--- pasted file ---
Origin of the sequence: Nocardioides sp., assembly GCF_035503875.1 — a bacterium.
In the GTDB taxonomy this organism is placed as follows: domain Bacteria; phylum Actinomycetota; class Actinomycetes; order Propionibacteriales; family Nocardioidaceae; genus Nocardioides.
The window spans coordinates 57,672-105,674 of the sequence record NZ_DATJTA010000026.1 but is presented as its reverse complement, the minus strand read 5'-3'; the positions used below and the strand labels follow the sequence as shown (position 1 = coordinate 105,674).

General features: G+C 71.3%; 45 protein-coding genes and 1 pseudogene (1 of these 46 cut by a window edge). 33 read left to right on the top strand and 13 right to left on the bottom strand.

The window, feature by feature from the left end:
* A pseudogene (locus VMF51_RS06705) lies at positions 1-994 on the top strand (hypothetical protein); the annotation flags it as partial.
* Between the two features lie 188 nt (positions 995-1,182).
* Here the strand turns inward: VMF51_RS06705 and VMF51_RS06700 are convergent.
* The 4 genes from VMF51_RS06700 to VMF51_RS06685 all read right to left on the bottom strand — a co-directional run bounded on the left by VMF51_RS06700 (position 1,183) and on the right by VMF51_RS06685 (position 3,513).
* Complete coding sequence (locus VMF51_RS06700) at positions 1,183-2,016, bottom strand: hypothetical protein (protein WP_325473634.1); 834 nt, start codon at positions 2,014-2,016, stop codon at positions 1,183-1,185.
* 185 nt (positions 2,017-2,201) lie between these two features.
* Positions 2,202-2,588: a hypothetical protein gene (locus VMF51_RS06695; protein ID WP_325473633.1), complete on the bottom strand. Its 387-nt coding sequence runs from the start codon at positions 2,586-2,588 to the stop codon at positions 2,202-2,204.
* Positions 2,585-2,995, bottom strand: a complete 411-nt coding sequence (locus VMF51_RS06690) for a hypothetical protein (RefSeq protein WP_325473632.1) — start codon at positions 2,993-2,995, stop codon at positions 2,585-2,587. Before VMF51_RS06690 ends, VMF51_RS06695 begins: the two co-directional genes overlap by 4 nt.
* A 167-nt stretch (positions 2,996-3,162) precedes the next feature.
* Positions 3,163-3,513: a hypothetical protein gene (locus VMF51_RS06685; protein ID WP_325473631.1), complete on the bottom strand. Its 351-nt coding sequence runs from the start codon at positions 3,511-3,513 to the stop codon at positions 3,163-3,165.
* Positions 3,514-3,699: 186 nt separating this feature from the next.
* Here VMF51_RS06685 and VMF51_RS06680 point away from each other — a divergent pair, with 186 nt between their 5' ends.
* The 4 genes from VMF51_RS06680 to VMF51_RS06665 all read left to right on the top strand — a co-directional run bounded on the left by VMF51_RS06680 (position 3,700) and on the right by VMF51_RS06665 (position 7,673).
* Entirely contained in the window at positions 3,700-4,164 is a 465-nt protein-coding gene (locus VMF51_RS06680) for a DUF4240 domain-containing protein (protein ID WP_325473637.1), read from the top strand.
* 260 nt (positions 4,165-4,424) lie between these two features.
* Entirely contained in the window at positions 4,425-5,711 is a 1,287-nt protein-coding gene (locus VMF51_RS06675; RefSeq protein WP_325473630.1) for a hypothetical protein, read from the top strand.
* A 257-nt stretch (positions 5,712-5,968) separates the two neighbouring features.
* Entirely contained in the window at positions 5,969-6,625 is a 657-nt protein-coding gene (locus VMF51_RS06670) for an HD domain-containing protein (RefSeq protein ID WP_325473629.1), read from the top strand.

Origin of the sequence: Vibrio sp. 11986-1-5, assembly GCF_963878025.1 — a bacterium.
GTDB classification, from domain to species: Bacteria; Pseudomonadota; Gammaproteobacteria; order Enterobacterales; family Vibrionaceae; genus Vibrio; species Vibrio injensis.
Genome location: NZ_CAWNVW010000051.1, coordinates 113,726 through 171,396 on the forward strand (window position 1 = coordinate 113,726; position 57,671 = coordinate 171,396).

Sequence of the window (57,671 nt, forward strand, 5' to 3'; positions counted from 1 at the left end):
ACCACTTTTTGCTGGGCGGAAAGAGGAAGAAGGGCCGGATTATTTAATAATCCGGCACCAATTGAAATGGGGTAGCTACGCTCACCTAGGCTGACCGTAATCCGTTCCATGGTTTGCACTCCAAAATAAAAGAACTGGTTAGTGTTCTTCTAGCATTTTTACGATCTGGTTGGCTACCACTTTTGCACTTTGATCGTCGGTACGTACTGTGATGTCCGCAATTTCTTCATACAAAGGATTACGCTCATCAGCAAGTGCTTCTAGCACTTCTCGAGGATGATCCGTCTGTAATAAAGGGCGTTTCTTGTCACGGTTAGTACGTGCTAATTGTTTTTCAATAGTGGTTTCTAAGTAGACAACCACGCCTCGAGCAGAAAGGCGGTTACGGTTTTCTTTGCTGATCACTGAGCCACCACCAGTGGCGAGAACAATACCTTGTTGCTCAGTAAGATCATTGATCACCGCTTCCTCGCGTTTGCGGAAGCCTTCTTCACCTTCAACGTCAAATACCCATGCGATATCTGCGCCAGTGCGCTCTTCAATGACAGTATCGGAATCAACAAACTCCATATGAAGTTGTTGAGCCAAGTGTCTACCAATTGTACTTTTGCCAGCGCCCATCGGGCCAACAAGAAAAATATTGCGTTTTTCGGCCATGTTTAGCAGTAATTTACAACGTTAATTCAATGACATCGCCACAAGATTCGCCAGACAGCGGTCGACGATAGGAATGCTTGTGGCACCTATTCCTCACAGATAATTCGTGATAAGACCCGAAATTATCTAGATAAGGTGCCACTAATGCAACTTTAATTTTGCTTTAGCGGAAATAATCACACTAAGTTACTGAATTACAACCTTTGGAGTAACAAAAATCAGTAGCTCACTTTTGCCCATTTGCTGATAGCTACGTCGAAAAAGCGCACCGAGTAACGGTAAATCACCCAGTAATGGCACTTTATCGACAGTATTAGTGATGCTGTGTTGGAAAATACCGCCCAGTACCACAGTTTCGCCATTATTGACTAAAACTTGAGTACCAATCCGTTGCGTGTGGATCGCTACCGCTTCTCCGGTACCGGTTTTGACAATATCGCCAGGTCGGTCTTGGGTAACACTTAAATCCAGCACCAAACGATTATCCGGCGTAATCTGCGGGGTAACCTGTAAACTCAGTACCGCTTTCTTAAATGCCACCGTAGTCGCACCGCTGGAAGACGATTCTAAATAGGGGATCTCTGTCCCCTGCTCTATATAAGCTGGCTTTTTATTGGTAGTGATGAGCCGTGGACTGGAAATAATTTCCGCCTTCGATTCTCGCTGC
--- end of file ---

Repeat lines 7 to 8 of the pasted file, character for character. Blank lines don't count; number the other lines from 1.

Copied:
* Between the two features lie 188 nt (positions 995-1,182).
* Here the strand turns inward: VMF51_RS06705 and VMF51_RS06700 are convergent.